Composting For Dummies
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All the tools you really need to start composting are a long-handled fork, a spade or shovel, and something with which to chop up larger stems and prunings. But like most jobs in the garden, having the right tools for the task makes it a whole lot easier. Here's a list of the best tools for basic composting tasks:

  • Mixing things up with a pitchfork or compost fork: Pitchforks and compost forks have four or five long, thin, tapered, and upward-curving tines designed to efficiently glide into a pile of organic material, allowing you to hoist and pitch it to a new location. These forks are perfect for moving large clumps of bulky, lightweight organic matter, such as hay, straw, leaves, and plant trimmings. Use them to build new compost piles and turn them until the organic matter is fairly decomposed.

  • Digging in with a soil fork: A soil fork is useful for turning almost-finished compost or digging heavy finished compost from the pile and incorporating it into garden beds.

  • Digging and moving dirt with shovels and spades: Generally, a shovel is a tool designed for moving material, with a raised lip on each side of the blade to stop bits from falling off. A spade has a sharp, straight head and is used for digging. Shovels and spades are available in various styles, with slight variations to enhance specific gardening tasks, such as trenching for irrigation lines, edging lawns, or transplanting perennials:

    • Rounded-blade shovel: A rounded-blade shovel serves as an all-purpose tool for gardening tasks such as turning almost-finished compost, shoveling finished compost from a bin, incorporating compost into garden beds, and digging transplant holes in already-loose, sandy, or loamy soils.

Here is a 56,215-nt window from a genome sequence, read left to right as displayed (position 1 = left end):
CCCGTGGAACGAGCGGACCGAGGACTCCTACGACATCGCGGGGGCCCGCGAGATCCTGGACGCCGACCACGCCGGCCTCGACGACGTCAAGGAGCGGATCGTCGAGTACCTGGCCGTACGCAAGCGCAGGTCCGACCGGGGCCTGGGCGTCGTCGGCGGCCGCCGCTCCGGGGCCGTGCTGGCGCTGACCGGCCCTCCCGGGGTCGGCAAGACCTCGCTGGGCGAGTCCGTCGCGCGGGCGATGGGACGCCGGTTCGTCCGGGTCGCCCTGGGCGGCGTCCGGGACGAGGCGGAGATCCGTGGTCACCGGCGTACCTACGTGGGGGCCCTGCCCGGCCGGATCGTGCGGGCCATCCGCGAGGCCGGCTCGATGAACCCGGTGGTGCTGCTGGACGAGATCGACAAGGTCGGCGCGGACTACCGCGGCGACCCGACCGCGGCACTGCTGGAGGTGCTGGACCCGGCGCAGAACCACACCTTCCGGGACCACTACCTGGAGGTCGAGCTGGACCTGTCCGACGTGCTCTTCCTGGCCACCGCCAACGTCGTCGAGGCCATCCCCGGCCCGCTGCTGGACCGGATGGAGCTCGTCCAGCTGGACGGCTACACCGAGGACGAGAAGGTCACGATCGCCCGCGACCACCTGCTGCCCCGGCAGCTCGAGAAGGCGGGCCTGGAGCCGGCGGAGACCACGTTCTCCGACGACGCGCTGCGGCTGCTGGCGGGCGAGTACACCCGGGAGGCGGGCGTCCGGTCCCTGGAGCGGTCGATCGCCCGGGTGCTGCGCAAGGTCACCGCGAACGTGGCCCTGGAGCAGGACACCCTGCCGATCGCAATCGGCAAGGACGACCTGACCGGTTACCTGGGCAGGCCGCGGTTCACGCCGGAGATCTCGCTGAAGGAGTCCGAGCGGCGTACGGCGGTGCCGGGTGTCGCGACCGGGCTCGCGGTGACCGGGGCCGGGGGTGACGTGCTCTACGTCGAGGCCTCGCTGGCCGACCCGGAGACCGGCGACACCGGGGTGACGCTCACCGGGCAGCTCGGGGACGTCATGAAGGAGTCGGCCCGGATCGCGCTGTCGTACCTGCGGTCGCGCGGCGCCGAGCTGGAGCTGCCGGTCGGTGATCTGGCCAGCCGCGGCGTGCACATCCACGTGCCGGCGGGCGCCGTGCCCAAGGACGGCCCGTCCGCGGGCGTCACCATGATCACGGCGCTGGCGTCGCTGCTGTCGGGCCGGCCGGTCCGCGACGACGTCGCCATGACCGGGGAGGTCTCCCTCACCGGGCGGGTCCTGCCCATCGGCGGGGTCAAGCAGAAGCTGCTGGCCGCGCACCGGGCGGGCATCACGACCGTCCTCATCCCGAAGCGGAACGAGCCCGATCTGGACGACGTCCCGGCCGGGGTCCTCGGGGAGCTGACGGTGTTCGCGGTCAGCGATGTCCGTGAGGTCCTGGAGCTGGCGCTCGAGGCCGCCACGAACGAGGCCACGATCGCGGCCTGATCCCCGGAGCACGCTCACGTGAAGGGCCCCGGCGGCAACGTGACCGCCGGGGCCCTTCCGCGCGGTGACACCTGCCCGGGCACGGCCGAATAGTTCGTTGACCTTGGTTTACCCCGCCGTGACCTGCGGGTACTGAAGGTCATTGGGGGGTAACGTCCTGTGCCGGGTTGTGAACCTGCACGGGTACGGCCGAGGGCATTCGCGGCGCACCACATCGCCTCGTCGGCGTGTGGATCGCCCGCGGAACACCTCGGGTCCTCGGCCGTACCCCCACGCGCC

• Pointed-blade shovel: A pointed-blade shovel is the most versatile choice if you buy only one digging implement. It performs the same chores as the rounded-blade shovel, while also allowing easier digging into compacted clay soils. The pointed blade is useful for chopping up organic matter into smaller pieces before tossing it into the compost pile.

  • Keeping things moist with a good-quality hose: In composting, easy access to water is important because moisture is an essential component of a successful composting effort. A cheap hose will plague you forever, kinking, cracking, and refusing to coil easily until you finally give up and buy a better one. Splurge on a good-quality hose at the outset and add a nozzle that allows you to turn the flow on and off.

  • Moving compost in buckets or tarps: Compost transport around the garden can be as thrifty and low-tech as a heavy-duty plastic builder's bucket or a tarp. A bucket is ideal for moving small quantities of compost.

  • Hauling compost with wheelbarrows or garden carts: If you generate a lot of compost and have a big yard with lots of plants and planting areas to haul your lovely compost to, a wheelbarrow or garden cart is an asset. They come in all sizes, shapes, and weights.

About This Article

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Cathy Cromell is a writer and editor who's written extensively about gardening and landscaping. She is a certified master gardener, master composter, and master entomologist. The National Gardening Association is the leading garden-based educational nonprofit organization in the United States, providing resources at and

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